The latest on Covid-19 boosters in the US

By Meg Wagner and Melissa Mahtani, CNN

Updated 7:12 p.m. ET, October 22, 2021
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10:22 a.m. ET, October 22, 2021

Confused about whether you can get a Covid-19 booster? Here's what you need to know.

From CNN's Maggie Fox and Adrienne Vogt

Chine Knifsend prepares to receive a Covid-19 booster shot at a clinic in San Rafael, California, on October 1.
Chine Knifsend prepares to receive a Covid-19 booster shot at a clinic in San Rafael, California, on October 1. (Justin Sullivan/Getty Images)

The authorization process for Covid-19 vaccines can get confusing. Here’s a look at where we stand on Covid-19 boosters in the US today:

Pfizer

In September, the US Food and Drug Administration and US Centers and Disease Control and Prevention signed off on boosters of the Pfizer/BioNTech Covid-19 vaccine for adults 65 and older, adults at high risk of severe Covid-19 and adults with frequent exposure to the coronavirus through their work. Those boosters were authorized only for people who had already received the Pfizer vaccine at least six months earlier. 

On Wednesday, US Centers for Disease Control and Prevention Director Dr. Rochelle Walensky endorsed the mix-and-match approach to boosters, meaning the Pfizer/BioNTech booster can be taken by those who may be eligible but are fully vaccinated with either the Moderna or Johnson & Johnson coronavirus vaccines.

Additionally, next week, vaccine advisers to the FDA are scheduled to meet next week to consider Pfizer's request to authorize its vaccine to children ages 5 to 11.

Moderna

The FDA gave emergency use authorization on Wednesday for a half dose of Moderna's vaccine as a booster for people fully vaccinated at least six months ago who are also at least 65, or who are at least 18 and at high risk of severe Covid-19 or have frequent institutional or occupational exposure to the virus.

Walensky endorsed a recommendation for booster doses for the Moderna vaccine on Thursday.

Johnson & Johnson

On Wednesday, the FDA authorized booster doses of Johnson & Johnson’s vaccine for anyone who received It at least two months ago. The J&J vaccine authorized only for those 18 and older.

The company announced last month that a two-dose version of the vaccine provides 94% protection against symptomatic infection.

Walensky endorsed a recommendation for booster doses for the Johnson & Johnson vaccines on Thursday.

Mixing and matching boosters

The FDA said any of the three authorized vaccines could be used as a booster in a "mix-and-match" approach.

Dr. Peter Marks, director of the FDA's vaccine arm, the Center for Biologics Evaluation and Research, said the ability to use any authorized vaccine as a booster will simplify matters for people.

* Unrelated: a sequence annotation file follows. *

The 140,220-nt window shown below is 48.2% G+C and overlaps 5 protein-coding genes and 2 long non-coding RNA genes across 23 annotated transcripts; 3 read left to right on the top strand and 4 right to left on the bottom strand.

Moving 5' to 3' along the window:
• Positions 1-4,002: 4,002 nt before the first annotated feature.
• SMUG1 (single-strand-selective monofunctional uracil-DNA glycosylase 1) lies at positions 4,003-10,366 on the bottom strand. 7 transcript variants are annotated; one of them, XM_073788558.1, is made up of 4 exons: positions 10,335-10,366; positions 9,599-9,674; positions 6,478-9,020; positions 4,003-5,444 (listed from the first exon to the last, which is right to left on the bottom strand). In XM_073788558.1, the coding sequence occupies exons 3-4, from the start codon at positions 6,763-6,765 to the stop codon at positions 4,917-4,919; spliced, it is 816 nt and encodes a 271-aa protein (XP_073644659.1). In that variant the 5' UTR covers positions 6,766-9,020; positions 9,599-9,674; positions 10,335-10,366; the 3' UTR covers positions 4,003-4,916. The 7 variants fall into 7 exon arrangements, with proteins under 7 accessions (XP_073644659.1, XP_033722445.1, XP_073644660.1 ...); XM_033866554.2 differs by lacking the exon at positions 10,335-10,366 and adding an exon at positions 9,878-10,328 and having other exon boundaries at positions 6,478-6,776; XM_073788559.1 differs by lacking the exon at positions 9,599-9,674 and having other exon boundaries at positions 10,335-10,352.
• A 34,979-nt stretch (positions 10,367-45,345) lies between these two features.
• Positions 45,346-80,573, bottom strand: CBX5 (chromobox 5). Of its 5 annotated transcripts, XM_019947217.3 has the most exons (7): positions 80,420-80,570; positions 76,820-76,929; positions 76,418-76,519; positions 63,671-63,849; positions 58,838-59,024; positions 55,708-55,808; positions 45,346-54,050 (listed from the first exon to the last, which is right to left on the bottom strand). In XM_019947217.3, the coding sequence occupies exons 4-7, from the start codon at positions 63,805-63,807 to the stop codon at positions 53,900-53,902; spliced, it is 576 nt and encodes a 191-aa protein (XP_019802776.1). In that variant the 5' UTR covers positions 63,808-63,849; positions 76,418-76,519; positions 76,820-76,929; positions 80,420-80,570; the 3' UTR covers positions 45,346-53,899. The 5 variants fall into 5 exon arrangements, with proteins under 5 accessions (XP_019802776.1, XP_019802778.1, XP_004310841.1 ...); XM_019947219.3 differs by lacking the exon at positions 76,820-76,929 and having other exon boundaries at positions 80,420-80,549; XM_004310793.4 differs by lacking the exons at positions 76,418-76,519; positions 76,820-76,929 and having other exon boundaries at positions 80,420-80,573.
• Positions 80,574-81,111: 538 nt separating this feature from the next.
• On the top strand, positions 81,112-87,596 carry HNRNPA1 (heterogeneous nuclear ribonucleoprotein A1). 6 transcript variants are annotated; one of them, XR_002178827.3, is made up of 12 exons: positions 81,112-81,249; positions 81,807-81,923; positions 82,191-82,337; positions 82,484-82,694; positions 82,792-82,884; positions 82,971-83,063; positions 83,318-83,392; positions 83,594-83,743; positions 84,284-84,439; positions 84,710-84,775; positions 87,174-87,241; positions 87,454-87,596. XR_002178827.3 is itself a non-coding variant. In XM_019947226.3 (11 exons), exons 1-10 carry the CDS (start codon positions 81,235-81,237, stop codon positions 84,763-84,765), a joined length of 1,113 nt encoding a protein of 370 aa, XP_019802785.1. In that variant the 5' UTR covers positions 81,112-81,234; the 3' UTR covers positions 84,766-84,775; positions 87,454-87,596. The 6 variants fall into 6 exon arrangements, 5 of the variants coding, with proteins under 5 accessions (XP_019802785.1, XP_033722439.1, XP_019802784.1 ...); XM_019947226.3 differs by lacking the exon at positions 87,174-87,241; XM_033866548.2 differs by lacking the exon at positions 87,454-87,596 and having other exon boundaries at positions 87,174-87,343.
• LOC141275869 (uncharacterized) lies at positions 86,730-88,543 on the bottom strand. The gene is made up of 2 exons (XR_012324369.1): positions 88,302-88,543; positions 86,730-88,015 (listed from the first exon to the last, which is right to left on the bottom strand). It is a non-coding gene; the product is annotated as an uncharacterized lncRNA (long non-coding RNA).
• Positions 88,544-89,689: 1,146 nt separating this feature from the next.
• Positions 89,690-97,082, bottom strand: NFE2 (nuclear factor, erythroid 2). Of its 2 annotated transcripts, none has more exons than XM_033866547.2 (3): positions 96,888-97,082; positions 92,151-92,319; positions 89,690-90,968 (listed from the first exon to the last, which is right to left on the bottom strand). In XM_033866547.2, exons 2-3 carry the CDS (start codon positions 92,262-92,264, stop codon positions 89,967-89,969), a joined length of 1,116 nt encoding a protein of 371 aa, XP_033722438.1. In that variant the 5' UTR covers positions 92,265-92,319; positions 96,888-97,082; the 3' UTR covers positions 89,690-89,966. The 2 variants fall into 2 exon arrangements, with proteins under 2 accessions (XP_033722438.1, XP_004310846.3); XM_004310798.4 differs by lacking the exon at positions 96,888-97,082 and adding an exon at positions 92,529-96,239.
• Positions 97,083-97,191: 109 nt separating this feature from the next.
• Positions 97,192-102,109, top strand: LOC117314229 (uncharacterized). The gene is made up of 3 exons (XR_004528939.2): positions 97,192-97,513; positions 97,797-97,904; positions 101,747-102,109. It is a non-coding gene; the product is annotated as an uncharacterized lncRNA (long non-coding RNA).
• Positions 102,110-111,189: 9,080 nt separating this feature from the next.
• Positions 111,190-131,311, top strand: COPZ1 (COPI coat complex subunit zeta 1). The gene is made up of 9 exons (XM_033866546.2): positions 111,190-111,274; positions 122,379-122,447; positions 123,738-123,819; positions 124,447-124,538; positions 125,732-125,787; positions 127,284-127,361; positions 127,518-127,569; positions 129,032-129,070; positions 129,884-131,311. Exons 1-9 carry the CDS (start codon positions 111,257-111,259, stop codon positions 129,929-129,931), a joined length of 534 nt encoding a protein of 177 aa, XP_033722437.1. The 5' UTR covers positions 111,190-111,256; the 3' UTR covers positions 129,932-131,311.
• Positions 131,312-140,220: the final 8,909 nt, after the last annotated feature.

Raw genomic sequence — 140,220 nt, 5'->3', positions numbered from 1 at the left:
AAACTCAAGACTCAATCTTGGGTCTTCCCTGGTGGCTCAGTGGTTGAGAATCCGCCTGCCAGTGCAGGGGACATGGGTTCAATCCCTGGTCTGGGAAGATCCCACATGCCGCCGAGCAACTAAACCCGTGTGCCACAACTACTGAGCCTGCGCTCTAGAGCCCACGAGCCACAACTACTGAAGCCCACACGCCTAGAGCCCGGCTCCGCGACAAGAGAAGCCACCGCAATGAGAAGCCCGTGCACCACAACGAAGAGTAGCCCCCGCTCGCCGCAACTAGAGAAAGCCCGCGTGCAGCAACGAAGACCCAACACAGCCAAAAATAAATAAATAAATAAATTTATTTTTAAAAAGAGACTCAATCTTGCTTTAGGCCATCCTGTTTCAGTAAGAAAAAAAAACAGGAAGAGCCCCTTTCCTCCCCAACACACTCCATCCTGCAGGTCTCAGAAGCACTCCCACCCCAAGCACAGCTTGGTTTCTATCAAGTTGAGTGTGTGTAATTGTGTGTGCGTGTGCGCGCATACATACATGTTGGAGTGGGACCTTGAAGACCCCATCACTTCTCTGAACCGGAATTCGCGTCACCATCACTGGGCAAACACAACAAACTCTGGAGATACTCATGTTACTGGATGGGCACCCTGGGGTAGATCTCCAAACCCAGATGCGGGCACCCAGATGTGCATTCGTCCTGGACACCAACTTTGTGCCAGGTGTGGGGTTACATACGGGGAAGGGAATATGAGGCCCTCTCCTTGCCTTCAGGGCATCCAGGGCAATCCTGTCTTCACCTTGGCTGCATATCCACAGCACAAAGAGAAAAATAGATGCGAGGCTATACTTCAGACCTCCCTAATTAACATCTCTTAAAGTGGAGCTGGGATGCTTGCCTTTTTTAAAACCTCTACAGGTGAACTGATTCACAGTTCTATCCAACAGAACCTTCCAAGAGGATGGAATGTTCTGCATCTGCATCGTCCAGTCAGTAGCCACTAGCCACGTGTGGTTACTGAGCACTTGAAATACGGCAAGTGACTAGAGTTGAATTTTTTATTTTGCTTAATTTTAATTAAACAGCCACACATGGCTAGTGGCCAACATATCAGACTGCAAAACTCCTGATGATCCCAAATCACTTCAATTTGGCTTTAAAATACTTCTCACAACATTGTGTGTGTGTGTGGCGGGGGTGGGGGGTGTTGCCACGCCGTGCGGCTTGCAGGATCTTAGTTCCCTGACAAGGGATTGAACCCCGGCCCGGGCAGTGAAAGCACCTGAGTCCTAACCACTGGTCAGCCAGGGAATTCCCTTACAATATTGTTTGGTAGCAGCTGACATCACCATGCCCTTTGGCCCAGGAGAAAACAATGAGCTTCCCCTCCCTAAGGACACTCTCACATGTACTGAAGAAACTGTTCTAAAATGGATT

The FDA said it decided to allow the mix-and-match boosters after National Institutes of Health researchers presented their findings last week to its vaccine advisers. Although the findings were limited, they made it clear mixing up the different vaccines was safe.

Walensky also endorsed the mix-and-match approach to boosters, saying eligible people could choose whichever vaccine they wished as a booster.

8:30 a.m. ET, October 22, 2021

Fauci confident that age groups eligible for boosters will be lowered over the next weeks to months

From CNN's Naomi Thomas

Dr. Anthony Fauci, director of the National Institute of Allergy and Infectious Diseases, said he is confident that within the next weeks to months, the age of people eligible to get a Covid-19 booster will be lowered.  

“I would be rather confident that as we get further and further over the next weeks to months, that the age limit of it is going to be lowered, and you might soon fall into the age category where you can get eligible for a boost,” Fauci told CNN’s John Berman on New Day Friday. “I would not be surprised if that’s the case within a reasonable period of time.”  

Fauci said that more data would come from both US cohorts and from cohorts in Israel. 

Asked about how much evidence of waning immunity for people with two doses is being seen, Fauci said, “there’s no question about that, John, that that occurs.” 

He added that it has been seen in US cohorts as well as in Israel, which is about a month ahead of the US in its timetable and “is seeing substantial waning of immunity over several months, first against infection and then in some age groups against severe disease.” 

This is the reason why boosters are being given, he said, and why Israel, as an example, is “much, much more proactive in giving boosters for people.” 

 

8:19 a.m. ET, October 22, 2021

Here's who's eligible to get a vaccine booster in the US